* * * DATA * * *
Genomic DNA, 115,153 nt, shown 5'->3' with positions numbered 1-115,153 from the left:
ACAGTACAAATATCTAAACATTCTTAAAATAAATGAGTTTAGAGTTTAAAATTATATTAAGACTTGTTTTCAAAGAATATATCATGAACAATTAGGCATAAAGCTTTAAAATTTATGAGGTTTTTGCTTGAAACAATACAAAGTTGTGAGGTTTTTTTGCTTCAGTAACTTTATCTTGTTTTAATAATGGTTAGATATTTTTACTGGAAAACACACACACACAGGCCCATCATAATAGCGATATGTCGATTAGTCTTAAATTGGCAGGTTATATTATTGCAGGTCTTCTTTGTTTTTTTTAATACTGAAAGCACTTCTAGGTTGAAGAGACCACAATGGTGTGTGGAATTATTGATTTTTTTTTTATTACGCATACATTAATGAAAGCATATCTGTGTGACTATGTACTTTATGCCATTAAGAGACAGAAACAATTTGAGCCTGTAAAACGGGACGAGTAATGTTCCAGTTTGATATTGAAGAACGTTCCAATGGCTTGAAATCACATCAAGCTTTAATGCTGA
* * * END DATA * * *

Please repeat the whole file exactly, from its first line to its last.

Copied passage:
Genomic DNA, 115,153 nt, shown 5'->3' with positions numbered 1-115,153 from the left:
ACAGTACAAATATCTAAACATTCTTAAAATAAATGAGTTTAGAGTTTAAAATTATATTAAGACTTGTTTTCAAAGAATATATCATGAACAATTAGGCATAAAGCTTTAAAATTTATGAGGTTTTTGCTTGAAACAATACAAAGTTGTGAGGTTTTTTTGCTTCAGTAACTTTATCTTGTTTTAATAATGGTTAGATATTTTTACTGGAAAACACACACACACAGGCCCATCATAATAGCGATATGTCGATTAGTCTTAAATTGGCAGGTTATATTATTGCAGGTCTTCTTTGTTTTTTTTAATACTGAAAGCACTTCTAGGTTGAAGAGACCACAATGGTGTGTGGAATTATTGATTTTTTTTTTATTACGCATACATTAATGAAAGCATATCTGTGTGACTATGTACTTTATGCCATTAAGAGACAGAAACAATTTGAGCCTGTAAAACGGGACGAGTAATGTTCCAGTTTGATATTGAAGAACGTTCCAATGGCTTGAAATCACATCAAGCTTTAATGCTGA